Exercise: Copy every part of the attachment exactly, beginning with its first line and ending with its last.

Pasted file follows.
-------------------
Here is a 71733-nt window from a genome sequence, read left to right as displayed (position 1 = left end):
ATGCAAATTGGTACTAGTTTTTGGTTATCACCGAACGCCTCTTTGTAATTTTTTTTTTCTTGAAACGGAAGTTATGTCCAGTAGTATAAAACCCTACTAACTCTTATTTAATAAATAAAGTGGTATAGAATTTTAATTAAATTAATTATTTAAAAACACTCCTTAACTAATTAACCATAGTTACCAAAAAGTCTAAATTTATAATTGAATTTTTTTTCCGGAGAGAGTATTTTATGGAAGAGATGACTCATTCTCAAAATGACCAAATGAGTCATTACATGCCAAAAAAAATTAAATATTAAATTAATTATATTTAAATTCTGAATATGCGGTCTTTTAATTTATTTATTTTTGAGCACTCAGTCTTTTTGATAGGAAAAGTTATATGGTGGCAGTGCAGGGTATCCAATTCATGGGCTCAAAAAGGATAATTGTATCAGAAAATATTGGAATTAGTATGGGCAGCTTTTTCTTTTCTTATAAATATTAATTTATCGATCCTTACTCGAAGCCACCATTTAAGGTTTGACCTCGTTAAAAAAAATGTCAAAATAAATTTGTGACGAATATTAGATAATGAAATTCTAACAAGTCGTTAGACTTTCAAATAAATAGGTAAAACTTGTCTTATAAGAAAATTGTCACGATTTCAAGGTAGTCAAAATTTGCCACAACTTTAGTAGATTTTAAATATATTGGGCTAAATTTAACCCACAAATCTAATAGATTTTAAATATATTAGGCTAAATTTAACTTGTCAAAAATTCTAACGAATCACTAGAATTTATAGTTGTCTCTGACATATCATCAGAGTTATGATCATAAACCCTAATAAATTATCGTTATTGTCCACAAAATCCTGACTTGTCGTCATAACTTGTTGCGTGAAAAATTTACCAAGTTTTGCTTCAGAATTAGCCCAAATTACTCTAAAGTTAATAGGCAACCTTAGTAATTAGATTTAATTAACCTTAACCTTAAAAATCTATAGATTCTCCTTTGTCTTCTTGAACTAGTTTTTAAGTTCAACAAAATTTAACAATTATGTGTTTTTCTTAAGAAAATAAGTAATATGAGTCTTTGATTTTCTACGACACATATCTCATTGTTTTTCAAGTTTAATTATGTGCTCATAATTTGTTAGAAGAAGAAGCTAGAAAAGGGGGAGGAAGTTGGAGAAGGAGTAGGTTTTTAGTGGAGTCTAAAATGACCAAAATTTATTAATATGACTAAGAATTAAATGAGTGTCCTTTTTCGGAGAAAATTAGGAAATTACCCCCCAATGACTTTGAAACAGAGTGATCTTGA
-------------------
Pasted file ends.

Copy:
Here is a 71733-nt window from a genome sequence, read left to right as displayed (position 1 = left end):
ATGCAAATTGGTACTAGTTTTTGGTTATCACCGAACGCCTCTTTGTAATTTTTTTTTTCTTGAAACGGAAGTTATGTCCAGTAGTATAAAACCCTACTAACTCTTATTTAATAAATAAAGTGGTATAGAATTTTAATTAAATTAATTATTTAAAAACACTCCTTAACTAATTAACCATAGTTACCAAAAAGTCTAAATTTATAATTGAATTTTTTTTCCGGAGAGAGTATTTTATGGAAGAGATGACTCATTCTCAAAATGACCAAATGAGTCATTACATGCCAAAAAAAATTAAATATTAAATTAATTATATTTAAATTCTGAATATGCGGTCTTTTAATTTATTTATTTTTGAGCACTCAGTCTTTTTGATAGGAAAAGTTATATGGTGGCAGTGCAGGGTATCCAATTCATGGGCTCAAAAAGGATAATTGTATCAGAAAATATTGGAATTAGTATGGGCAGCTTTTTCTTTTCTTATAAATATTAATTTATCGATCCTTACTCGAAGCCACCATTTAAGGTTTGACCTCGTTAAAAAAAATGTCAAAATAAATTTGTGACGAATATTAGATAATGAAATTCTAACAAGTCGTTAGACTTTCAAATAAATAGGTAAAACTTGTCTTATAAGAAAATTGTCACGATTTCAAGGTAGTCAAAATTTGCCACAACTTTAGTAGATTTTAAATATATTGGGCTAAATTTAACCCACAAATCTAATAGATTTTAAATATATTAGGCTAAATTTAACTTGTCAAAAATTCTAACGAATCACTAGAATTTATAGTTGTCTCTGACATATCATCAGAGTTATGATCATAAACCCTAATAAATTATCGTTATTGTCCACAAAATCCTGACTTGTCGTCATAACTTGTTGCGTGAAAAATTTACCAAGTTTTGCTTCAGAATTAGCCCAAATTACTCTAAAGTTAATAGGCAACCTTAGTAATTAGATTTAATTAACCTTAACCTTAAAAATCTATAGATTCTCCTTTGTCTTCTTGAACTAGTTTTTAAGTTCAACAAAATTTAACAATTATGTGTTTTTCTTAAGAAAATAAGTAATATGAGTCTTTGATTTTCTACGACACATATCTCATTGTTTTTCAAGTTTAATTATGTGCTCATAATTTGTTAGAAGAAGAAGCTAGAAAAGGGGGAGGAAGTTGGAGAAGGAGTAGGTTTTTAGTGGAGTCTAAAATGACCAAAATTTATTAATATGACTAAGAATTAAATGAGTGTCCTTTTTCGGAGAAAATTAGGAAATTACCCCCCAATGACTTTGAAACAGAGTGATCTTGA